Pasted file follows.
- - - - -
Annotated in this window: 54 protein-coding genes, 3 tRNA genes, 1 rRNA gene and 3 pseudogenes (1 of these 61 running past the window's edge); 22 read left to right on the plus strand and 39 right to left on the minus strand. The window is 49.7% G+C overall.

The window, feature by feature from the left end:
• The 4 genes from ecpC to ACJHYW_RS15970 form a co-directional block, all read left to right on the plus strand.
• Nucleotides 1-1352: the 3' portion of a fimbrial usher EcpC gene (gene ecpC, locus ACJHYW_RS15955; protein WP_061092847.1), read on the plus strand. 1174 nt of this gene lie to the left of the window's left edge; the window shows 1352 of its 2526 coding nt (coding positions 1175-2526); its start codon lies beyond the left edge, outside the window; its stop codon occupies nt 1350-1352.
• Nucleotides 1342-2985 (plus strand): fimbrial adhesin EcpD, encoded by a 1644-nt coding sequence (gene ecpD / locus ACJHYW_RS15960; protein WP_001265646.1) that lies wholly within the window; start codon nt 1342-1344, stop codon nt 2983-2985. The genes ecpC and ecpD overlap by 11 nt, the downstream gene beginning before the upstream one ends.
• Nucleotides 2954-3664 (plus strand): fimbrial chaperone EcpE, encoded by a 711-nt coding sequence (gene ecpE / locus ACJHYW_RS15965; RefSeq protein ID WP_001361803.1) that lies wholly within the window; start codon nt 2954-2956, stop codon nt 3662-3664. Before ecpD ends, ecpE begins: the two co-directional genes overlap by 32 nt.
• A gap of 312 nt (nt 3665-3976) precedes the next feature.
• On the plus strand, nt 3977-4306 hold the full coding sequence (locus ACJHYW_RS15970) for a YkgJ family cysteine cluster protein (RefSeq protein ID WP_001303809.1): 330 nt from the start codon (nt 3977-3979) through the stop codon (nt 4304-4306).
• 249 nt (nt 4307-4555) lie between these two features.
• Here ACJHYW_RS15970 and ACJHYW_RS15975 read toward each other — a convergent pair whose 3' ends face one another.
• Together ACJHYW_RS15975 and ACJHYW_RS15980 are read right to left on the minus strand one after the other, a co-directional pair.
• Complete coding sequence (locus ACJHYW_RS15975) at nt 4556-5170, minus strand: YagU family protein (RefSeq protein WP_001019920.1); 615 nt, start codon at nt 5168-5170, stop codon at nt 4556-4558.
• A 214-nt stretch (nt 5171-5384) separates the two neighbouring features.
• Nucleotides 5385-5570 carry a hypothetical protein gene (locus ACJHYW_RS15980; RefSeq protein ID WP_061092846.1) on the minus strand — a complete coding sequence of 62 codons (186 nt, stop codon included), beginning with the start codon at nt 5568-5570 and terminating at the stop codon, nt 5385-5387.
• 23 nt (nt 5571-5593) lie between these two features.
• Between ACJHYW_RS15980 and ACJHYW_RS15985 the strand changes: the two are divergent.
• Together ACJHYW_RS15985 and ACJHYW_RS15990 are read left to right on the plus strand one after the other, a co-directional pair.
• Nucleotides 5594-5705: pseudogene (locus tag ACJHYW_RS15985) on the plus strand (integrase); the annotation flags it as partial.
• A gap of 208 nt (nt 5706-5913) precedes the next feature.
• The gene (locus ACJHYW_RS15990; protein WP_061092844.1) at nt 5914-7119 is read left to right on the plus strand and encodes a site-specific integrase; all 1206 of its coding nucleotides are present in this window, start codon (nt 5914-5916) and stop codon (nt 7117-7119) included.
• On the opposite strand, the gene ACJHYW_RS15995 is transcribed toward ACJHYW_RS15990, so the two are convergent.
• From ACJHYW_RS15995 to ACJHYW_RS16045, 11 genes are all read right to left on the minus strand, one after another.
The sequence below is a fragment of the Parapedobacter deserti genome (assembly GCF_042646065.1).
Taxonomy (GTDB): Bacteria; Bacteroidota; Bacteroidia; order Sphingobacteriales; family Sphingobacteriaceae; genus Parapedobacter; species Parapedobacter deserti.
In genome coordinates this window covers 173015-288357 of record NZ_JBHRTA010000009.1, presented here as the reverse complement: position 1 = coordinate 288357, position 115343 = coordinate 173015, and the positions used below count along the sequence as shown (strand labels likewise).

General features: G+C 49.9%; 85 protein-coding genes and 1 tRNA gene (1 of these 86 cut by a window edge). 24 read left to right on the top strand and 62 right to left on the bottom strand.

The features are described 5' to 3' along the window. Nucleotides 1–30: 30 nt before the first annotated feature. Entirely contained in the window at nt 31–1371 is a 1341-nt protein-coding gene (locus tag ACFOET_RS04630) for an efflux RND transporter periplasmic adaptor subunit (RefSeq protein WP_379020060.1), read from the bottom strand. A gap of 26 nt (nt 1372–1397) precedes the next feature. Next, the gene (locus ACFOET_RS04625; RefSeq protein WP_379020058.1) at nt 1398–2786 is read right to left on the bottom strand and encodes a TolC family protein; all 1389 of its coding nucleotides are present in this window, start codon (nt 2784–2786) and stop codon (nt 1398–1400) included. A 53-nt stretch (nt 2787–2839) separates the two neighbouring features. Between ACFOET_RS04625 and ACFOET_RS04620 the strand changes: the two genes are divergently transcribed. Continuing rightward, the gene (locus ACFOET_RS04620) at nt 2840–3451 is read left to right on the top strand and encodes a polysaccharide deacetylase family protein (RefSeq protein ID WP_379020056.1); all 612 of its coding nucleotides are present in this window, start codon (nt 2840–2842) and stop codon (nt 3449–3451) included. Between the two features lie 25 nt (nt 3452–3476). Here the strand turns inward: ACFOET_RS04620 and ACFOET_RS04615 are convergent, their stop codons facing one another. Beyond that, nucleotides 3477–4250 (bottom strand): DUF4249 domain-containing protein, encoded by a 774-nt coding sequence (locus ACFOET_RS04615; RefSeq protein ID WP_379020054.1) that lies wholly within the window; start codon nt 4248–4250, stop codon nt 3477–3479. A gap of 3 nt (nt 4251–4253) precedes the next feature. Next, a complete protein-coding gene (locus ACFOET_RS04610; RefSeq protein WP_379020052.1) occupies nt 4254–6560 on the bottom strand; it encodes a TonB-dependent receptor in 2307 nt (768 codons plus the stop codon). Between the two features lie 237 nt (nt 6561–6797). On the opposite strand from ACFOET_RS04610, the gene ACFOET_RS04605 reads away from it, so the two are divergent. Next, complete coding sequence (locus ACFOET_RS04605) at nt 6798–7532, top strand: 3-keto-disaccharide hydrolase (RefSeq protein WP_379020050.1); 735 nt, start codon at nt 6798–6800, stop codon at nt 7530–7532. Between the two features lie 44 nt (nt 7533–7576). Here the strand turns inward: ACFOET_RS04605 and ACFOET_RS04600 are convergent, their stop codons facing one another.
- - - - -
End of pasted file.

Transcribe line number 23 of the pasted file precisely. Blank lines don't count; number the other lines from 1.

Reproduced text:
The sequence below is a fragment of the Parapedobacter deserti genome (assembly GCF_042646065.1).